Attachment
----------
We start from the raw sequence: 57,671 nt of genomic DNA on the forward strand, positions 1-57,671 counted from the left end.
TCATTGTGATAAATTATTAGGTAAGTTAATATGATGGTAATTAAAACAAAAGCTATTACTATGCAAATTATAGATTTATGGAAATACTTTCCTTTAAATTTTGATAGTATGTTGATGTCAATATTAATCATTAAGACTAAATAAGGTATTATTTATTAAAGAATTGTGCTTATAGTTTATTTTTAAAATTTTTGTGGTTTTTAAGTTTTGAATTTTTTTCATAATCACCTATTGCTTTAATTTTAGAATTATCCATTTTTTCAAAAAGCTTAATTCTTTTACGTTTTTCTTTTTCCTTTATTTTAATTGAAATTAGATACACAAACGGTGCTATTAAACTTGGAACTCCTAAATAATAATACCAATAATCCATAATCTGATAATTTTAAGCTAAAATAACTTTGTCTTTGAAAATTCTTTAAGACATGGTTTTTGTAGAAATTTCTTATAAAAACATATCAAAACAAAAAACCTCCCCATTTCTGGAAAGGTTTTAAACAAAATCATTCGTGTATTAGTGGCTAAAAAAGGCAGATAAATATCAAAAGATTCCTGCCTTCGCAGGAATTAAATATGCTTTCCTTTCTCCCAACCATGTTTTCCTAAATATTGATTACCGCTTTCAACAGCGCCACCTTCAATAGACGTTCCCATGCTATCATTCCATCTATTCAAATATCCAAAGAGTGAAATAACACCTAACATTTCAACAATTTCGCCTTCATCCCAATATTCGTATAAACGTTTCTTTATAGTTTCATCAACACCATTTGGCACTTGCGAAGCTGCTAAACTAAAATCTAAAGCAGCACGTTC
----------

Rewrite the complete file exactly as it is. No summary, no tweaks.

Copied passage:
We start from the raw sequence: 57,671 nt of genomic DNA on the forward strand, positions 1-57,671 counted from the left end.
TCATTGTGATAAATTATTAGGTAAGTTAATATGATGGTAATTAAAACAAAAGCTATTACTATGCAAATTATAGATTTATGGAAATACTTTCCTTTAAATTTTGATAGTATGTTGATGTCAATATTAATCATTAAGACTAAATAAGGTATTATTTATTAAAGAATTGTGCTTATAGTTTATTTTTAAAATTTTTGTGGTTTTTAAGTTTTGAATTTTTTTCATAATCACCTATTGCTTTAATTTTAGAATTATCCATTTTTTCAAAAAGCTTAATTCTTTTACGTTTTTCTTTTTCCTTTATTTTAATTGAAATTAGATACACAAACGGTGCTATTAAACTTGGAACTCCTAAATAATAATACCAATAATCCATAATCTGATAATTTTAAGCTAAAATAACTTTGTCTTTGAAAATTCTTTAAGACATGGTTTTTGTAGAAATTTCTTATAAAAACATATCAAAACAAAAAACCTCCCCATTTCTGGAAAGGTTTTAAACAAAATCATTCGTGTATTAGTGGCTAAAAAAGGCAGATAAATATCAAAAGATTCCTGCCTTCGCAGGAATTAAATATGCTTTCCTTTCTCCCAACCATGTTTTCCTAAATATTGATTACCGCTTTCAACAGCGCCACCTTCAATAGACGTTCCCATGCTATCATTCCATCTATTCAAATATCCAAAGAGTGAAATAACACCTAACATTTCAACAATTTCGCCTTCATCCCAATATTCGTATAAACGTTTCTTTATAGTTTCATCAACACCATTTGGCACTTGCGAAGCTGCTAAACTAAAATCTAAAGCAGCACGTTC